The Sierra Madre mountains loom over Oaxaca City, which sits at an elevation of just over 5000 feet. As we leave the 270000-person city and begin climbing into the Sierra Madres, the houses become few and far between, gaining another 5000 feet to our highest elevation. As we plunge deeper into the remote forest and jungle of the mountains, the variety of the landscape is what excites everyone on the trip. Passing through lush jungle and climbing higher into pine & oak forests that are peppered with giant agave plants, most of which are protected within the eco-reserve and UNESCO World Heritage Site status, you begin to notice dark slivers of single track in the forest, weaving through the variety of landscapes.
We spend the next 5 days exploring all of the trails that Javier and his knowledgeable group of guides and drivers navigate us through. The collection of trails range from fast, flowy single track to steep, rugged downhills trails that are on par with the most technical trails I’ve ever ridden. Home to many stages of the Trans-Sierra Norte, a 5-day enduro stage race, there are enough trails in the area to keep you busy for weeks. Our crew, made up of mostly other Mexican riders, hit the trails hard through a variety of conditions, as we arrived in Oaxaca at the tail end of the rainy season. We got everything from exciting mud-filled descents in a torrential downpour, too hot and humid jungle shredding, and foggy hero dirt that has Geoff and I feel right at home in the PNW. The assortment of trails and conditions have us all psyched, hooting and hollering amongst the pines and agave, rolling down to the van and piling in for as many laps as we can handle.
Evenings are spent reminiscing about our favorite moments of the day, as we share mezcal-infused drinks and enjoy the famous culinary experiences that Oaxaca City is known for. As the beating heart of the mezcal-tequila scene in Mexico, Oaxaca is also widely known as a culinary destination, where foodies flock to enjoy the numerous restaurants scattered throughout the city and surrounding areas. Many people come here for the cuisine alone, but pairing it with world-class riding makes for a journey comparable to a few others.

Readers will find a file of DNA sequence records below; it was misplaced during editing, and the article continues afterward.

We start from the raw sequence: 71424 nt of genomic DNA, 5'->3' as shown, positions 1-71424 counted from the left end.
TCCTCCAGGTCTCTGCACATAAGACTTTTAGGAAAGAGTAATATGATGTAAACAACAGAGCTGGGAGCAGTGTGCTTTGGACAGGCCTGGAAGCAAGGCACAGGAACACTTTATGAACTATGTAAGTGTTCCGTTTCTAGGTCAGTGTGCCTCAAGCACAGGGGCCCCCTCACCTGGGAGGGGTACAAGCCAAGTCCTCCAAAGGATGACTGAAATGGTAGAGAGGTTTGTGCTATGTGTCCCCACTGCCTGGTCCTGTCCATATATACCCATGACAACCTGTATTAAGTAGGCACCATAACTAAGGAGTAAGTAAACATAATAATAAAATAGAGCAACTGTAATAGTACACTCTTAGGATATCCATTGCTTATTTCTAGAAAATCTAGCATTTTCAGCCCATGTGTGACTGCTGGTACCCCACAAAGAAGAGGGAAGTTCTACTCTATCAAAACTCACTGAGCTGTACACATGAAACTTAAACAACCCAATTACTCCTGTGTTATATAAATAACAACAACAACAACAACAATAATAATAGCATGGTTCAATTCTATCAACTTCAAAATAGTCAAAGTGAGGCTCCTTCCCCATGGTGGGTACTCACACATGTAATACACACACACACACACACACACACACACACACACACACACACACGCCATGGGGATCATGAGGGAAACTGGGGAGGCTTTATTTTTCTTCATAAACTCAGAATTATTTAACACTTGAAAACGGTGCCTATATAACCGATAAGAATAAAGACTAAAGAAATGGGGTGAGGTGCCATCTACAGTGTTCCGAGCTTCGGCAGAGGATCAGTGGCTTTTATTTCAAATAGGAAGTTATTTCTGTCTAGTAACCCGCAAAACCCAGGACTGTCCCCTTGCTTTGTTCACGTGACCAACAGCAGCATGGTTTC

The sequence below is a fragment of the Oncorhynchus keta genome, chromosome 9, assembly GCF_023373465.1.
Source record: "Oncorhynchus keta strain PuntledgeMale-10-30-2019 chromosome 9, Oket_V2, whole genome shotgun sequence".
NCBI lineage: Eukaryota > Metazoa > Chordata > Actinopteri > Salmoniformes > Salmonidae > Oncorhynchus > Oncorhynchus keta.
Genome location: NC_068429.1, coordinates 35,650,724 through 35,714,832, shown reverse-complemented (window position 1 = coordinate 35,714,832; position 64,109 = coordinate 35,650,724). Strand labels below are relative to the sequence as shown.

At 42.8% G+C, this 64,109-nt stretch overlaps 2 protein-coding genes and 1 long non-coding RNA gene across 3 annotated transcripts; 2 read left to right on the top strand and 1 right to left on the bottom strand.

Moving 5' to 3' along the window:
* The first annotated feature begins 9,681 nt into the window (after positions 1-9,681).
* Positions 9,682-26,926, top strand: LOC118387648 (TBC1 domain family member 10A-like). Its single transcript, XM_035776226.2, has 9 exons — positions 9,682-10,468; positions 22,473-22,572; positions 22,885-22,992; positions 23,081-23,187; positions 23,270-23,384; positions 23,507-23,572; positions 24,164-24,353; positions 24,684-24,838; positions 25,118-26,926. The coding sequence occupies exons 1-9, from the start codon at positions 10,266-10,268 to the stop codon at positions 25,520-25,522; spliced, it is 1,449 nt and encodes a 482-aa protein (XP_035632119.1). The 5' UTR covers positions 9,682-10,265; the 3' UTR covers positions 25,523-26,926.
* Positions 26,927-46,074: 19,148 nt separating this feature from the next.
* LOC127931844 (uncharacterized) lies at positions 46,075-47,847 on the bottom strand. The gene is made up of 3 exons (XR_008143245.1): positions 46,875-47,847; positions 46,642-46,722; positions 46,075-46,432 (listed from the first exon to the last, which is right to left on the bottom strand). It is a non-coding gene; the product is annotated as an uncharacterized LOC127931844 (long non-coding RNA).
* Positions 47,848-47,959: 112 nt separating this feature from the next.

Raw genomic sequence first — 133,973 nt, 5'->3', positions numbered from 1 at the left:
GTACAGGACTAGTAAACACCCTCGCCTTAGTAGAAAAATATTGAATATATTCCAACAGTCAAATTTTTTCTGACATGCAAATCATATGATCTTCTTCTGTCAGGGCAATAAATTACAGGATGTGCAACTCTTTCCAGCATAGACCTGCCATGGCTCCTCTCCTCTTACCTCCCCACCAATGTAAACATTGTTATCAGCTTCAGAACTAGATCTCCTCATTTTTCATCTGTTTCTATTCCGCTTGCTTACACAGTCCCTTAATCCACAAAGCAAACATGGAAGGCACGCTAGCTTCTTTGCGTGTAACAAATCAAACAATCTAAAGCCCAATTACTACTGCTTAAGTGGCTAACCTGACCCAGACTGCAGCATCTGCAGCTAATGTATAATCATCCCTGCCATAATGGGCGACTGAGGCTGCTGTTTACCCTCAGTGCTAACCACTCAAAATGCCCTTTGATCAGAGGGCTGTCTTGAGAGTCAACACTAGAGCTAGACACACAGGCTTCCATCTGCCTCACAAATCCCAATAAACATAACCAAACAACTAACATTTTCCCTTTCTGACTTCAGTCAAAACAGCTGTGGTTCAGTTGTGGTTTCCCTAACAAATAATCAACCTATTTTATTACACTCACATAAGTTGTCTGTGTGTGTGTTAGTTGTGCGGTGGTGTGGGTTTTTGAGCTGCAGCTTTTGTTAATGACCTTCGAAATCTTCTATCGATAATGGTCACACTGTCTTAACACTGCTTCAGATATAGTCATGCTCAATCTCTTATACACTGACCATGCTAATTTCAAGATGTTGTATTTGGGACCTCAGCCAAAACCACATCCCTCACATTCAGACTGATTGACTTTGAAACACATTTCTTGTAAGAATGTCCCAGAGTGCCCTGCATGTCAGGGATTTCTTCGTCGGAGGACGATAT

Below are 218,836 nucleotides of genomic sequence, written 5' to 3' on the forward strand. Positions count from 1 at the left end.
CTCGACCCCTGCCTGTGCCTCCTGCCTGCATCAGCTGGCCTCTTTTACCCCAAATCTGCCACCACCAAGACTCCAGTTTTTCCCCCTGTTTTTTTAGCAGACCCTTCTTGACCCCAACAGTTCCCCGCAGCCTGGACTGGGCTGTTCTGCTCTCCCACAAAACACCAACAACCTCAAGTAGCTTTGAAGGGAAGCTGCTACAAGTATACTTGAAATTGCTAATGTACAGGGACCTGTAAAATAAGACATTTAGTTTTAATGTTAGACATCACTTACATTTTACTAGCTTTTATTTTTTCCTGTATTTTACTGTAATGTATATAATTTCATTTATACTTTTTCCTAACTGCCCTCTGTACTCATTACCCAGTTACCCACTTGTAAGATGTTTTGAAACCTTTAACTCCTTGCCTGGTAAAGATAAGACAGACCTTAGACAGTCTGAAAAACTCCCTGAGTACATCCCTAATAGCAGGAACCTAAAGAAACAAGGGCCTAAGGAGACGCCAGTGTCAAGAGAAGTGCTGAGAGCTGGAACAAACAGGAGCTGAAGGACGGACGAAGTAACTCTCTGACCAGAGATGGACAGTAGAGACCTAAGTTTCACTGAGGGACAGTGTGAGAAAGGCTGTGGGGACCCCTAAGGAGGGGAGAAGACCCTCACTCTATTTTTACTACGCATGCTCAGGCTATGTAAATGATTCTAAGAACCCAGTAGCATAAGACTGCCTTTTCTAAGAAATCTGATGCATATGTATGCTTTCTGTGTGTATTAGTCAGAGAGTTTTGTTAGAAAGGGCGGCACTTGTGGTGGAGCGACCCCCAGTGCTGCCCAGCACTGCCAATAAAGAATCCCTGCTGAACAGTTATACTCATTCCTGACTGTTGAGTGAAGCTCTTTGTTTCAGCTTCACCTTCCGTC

As the week rolls on, the anxiety and doubt Geoff and I had previous to the trip falls away. The familiarity of being with a guide and locals like Javier, as well as the tight Covid protocols, has us enjoying the trip like first-time travelers. Everything was exciting and fresh, yet with a recognizable feeling. The new reality of traveling becomes apparent quickly, with Covid tests, vaccine passports, and travel restrictions all getting sorted right before our trip back to Canada. We are returning to where it all started for us, going full circle back home, just as the trip down to Oaxaca was a full circle from before the pandemic. The main takeaway from it all is the word “full”. We are returning home full of memories, full of stories, full of expectations, and most importantly, full of hope for the future. A future where travel and borders begin to fall away and a return to normalcy, whatever that normalcy turns out to be.
MENTIONS: Photos and Story by: Bruno Long, Rider Geoff Gulevich. @orbea